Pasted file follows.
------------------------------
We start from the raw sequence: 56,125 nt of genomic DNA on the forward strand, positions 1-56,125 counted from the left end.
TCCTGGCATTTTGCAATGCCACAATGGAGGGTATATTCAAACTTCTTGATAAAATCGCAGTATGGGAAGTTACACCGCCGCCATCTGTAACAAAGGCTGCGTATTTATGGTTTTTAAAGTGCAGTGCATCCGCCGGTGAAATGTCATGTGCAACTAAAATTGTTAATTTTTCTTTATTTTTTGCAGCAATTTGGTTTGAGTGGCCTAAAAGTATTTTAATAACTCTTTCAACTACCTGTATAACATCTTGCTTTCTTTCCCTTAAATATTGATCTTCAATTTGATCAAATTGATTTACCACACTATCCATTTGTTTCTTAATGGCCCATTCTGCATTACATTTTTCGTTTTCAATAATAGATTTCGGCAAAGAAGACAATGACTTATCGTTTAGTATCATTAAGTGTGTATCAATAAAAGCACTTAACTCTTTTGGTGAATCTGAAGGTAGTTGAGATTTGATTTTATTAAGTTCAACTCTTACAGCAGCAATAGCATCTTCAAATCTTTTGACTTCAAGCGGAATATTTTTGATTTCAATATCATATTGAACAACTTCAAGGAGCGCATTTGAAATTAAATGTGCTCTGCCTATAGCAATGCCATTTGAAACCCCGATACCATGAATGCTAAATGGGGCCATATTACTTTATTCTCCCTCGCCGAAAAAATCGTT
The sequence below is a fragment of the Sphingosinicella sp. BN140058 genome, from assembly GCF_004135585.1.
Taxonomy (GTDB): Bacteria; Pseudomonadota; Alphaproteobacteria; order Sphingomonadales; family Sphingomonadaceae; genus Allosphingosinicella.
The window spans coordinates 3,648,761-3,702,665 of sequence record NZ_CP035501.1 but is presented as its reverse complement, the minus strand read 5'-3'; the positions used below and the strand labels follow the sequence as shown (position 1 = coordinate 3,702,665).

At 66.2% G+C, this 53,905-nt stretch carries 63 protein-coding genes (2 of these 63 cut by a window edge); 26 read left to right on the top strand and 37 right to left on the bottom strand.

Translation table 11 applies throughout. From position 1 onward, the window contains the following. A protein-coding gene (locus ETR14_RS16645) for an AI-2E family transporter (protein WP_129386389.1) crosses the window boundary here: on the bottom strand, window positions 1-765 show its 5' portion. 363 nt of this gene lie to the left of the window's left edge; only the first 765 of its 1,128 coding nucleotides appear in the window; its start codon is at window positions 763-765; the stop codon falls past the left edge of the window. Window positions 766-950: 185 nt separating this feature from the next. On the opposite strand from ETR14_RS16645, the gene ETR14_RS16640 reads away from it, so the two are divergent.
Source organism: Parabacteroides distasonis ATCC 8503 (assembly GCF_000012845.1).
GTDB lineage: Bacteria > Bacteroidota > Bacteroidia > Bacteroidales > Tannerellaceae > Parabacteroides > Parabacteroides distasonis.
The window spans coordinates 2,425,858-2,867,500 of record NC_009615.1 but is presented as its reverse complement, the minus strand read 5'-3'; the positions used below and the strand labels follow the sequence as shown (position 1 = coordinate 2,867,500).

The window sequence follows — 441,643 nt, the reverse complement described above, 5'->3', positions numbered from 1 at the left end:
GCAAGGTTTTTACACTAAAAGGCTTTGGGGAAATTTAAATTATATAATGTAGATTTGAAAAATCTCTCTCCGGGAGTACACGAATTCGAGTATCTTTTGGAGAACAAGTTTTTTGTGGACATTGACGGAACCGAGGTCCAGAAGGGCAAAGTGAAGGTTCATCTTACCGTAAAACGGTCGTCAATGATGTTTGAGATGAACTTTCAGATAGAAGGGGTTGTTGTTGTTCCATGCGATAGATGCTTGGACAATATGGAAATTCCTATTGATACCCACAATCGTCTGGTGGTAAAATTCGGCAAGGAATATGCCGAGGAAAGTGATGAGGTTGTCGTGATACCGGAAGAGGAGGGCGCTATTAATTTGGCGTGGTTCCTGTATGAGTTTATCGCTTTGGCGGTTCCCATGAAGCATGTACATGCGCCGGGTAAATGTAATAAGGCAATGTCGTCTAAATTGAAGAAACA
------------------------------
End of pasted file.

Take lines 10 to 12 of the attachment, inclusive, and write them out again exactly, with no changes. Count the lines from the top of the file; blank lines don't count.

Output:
The window spans coordinates 2,425,858-2,867,500 of record NC_009615.1 but is presented as its reverse complement, the minus strand read 5'-3'; the positions used below and the strand labels follow the sequence as shown (position 1 = coordinate 2,867,500).

The window sequence follows — 441,643 nt, the reverse complement described above, 5'->3', positions numbered from 1 at the left end:
GCAAGGTTTTTACACTAAAAGGCTTTGGGGAAATTTAAATTATATAATGTAGATTTGAAAAATCTCTCTCCGGGAGTACACGAATTCGAGTATCTTTTGGAGAACAAGTTTTTTGTGGACATTGACGGAACCGAGGTCCAGAAGGGCAAAGTGAAGGTTCATCTTACCGTAAAACGGTCGTCAATGATGTTTGAGATGAACTTTCAGATAGAAGGGGTTGTTGTTGTTCCATGCGATAGATGCTTGGACAATATGGAAATTCCTATTGATACCCACAATCGTCTGGTGGTAAAATTCGGCAAGGAATATGCCGAGGAAAGTGATGAGGTTGTCGTGATACCGGAAGAGGAGGGCGCTATTAATTTGGCGTGGTTCCTGTATGAGTTTATCGCTTTGGCGGTTCCCATGAAGCATGTACATGCGCCGGGTAAATGTAATAAGGCAATGTCGTCTAAATTGAAGAAACA